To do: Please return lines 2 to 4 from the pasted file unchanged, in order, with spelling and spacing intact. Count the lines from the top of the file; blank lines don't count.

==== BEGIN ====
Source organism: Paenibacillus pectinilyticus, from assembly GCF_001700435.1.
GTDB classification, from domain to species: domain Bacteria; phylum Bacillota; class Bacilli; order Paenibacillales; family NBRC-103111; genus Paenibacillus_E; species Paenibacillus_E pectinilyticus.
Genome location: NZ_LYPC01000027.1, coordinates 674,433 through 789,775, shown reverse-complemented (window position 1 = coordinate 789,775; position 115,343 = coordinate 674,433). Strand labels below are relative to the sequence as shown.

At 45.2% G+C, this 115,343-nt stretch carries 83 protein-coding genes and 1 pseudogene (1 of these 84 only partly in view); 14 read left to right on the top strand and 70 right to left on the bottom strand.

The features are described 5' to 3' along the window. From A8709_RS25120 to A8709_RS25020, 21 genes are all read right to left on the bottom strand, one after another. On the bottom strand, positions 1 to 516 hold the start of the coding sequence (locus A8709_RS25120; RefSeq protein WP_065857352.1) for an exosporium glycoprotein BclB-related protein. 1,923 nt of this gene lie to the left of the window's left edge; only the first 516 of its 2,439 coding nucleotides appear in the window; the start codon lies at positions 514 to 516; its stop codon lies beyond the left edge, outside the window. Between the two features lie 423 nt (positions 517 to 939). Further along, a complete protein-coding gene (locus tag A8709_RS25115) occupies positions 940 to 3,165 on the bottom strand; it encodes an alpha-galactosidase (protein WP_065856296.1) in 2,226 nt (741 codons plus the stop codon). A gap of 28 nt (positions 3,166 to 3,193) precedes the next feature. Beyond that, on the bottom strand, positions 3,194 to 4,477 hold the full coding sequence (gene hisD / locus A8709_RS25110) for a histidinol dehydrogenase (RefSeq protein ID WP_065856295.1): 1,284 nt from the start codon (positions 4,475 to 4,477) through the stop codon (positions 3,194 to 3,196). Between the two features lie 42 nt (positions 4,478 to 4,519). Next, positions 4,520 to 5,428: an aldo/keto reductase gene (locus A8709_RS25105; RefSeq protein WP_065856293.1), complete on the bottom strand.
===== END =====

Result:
GTDB classification, from domain to species: domain Bacteria; phylum Bacillota; class Bacilli; order Paenibacillales; family NBRC-103111; genus Paenibacillus_E; species Paenibacillus_E pectinilyticus.
Genome location: NZ_LYPC01000027.1, coordinates 674,433 through 789,775, shown reverse-complemented (window position 1 = coordinate 789,775; position 115,343 = coordinate 674,433). Strand labels below are relative to the sequence as shown.

At 45.2% G+C, this 115,343-nt stretch carries 83 protein-coding genes and 1 pseudogene (1 of these 84 only partly in view); 14 read left to right on the top strand and 70 right to left on the bottom strand.